They had been planning it for a while.
"Since I was 5 years old," said Hunter Autrey, who called signing a letter of intent to accept a baseball scholarship to Navarro "the biggest accomplishment of my life so far."
Hunter, one of the top high school baseball players in Texas, signed with Navarro this week with a year left at Corsicana, where he helped lead the Tigers to the state semifinals as a sophomore two years ago.
He was recruited by several Division I schools, and will no doubt play D-I baseball later. He's that kind of player -- a special baseball kid who grew up with the game, a player who is not only strong and powerful at the plate, but disciplined and wise for his years, mature enough and talented enough to take over a game, and born to hit in the clutch -- the kind coaches dream of having on their team. His coach has known him all his life.
Of course, Hunter plays for his father, Corsicana's legendary baseball coach Heath Autrey, who joked about how he literally changed Hunter's diapers in the dugout while coaching years ago.
It's a baseball family.
"The Autrey family has been very good to Navarro," said Bulldogs coach Matt "Pudge" Podjenski, who was an assistant coach when he coached Heath's brothers Garrett and JT when they played for Whoa Dill.
Heath coached at Navarro and his brother Leighton also played at Navarro, and Heath's best friend is former Navarro coach Skip Johnson, who is now the head coach at Oklahoma.
"Navarro's a special place," Heath Autrey said. "We're really glad he's going to be there."
Heath took a deep breath and talked about the long journey for his son, who joked about hitting before he could walk. Hunter has been playing all his life (yes, when he was 5) and has played for Select Travel teams growing up, including recently for Russ Pratt's team out of Oxford, Miss., and Jared Sadler's team out of Los Angeles.
"I want to thank Russ and Jared," Heath Autrey said. "They had a lot to do with Hunter's growth. I want to thank all his coaches at Corsicana, coach Byron Nolan, coach Bo Moore, coach Richie Cuterer, coach Shane Holcomb and coach Matt Wilkins -- and all of his teachers at CISD who helped him along the way. And Rusty Hitt and Todd Wills (of KAND radio) for their support and the community of Corsicana. So many people are a part of Hunter's success and him having this (signing) day."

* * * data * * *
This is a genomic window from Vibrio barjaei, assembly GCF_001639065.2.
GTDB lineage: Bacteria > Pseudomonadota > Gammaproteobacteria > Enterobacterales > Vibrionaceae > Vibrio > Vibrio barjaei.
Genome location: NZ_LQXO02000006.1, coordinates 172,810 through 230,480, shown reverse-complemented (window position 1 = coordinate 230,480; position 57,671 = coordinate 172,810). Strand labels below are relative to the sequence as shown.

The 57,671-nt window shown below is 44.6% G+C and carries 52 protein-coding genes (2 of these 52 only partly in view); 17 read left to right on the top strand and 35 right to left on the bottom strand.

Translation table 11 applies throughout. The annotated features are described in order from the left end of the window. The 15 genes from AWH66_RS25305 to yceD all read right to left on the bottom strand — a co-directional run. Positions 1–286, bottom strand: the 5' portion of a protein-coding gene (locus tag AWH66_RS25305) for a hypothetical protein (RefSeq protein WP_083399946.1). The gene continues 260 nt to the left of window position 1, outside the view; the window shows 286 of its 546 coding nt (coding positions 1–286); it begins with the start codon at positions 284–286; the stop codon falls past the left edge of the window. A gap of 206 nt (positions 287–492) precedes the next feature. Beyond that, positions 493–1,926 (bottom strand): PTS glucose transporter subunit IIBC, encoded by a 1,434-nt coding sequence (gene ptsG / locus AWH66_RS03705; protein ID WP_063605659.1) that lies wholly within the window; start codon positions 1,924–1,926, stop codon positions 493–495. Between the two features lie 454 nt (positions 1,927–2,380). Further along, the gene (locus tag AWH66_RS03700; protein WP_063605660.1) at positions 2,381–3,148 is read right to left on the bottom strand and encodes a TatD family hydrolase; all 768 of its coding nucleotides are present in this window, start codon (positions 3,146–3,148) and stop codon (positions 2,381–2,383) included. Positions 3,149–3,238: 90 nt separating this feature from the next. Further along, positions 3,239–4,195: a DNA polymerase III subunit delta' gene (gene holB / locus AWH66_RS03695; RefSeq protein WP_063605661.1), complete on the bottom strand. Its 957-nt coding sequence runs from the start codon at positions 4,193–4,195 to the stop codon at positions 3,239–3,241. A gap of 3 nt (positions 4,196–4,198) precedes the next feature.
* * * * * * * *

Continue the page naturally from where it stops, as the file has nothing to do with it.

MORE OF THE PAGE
Hunter led the Tigers in production in 2019 and in the short 2020 season. He led the team with 12 RBIs during the playoff run to state, coming through with clutch hits, including the game-winner against Midlothian.
"That's my proudest moment of Hunter as a coach," Heath said. "And he not only came through to win the game, but he hit the ball to left-center (the opposite field) like we always talk about.
"Coaching your son is one of the hardest things anyone will ever do, but it's also one of the greatest blessings you will ever have," he said.
Hunter has been a monster at the plate for the Tigers, driving in 28 runs in 2019, and he was off to a torrid start in 2020, driving in 13 runs in 11 games before the season was cancelled.
Heath said part of Hunter's emergence and journey was because of the players on the 2019 Tigers.
"Players like Micha Burke, Devin Lindsey, Ty Noland, Blake Hoffman, Landon Pritchett -- the seniors o that team -- helped Hunter. They're a big part of his growth as a players."
Heath said Hunter's success has been a family affair, and pointed to his wife, Whitney, and her love and support for Hunter as well as all the children in the family, Bradley, Mason, Ty, Elana and Easton.
Hunter, who is power-hitting left-handed bat who has turned himself into a agile and talented first baseman, said he first thought of playing college baseball as an eighth-grader.
"That's when I made up my mind and decided to play college baseball," he said. "I just worked hard and played a lot of summer ball and worked to get better. I played four years of summer ball in front of a lot of recruiters.
"I'm grateful to be signing with Navarro," he said. "It's a great program and I feel it's an opportunity to improve and go on and play Division I baseball. I've always been able to it, and I've really worked hard on my agility and defense and I'm getting stronger."
Podjenski knows all of that and more, and knows what he's getting.
"We're getting a baseball player," he said. "A guy who has worked hard and continued to grow as a player. He has the right mindset to grow. I think he can be an impact player. He definitely fits a need we have (at first base) and he gives us a real good left-handed bat. We're excited and happy to get him."
It has been a long journey, and Hunter knows it.
"I really appreciate all the people, a lot of family, coaches, friends who helped me get here," Hunter said. "I appreciate them a lot."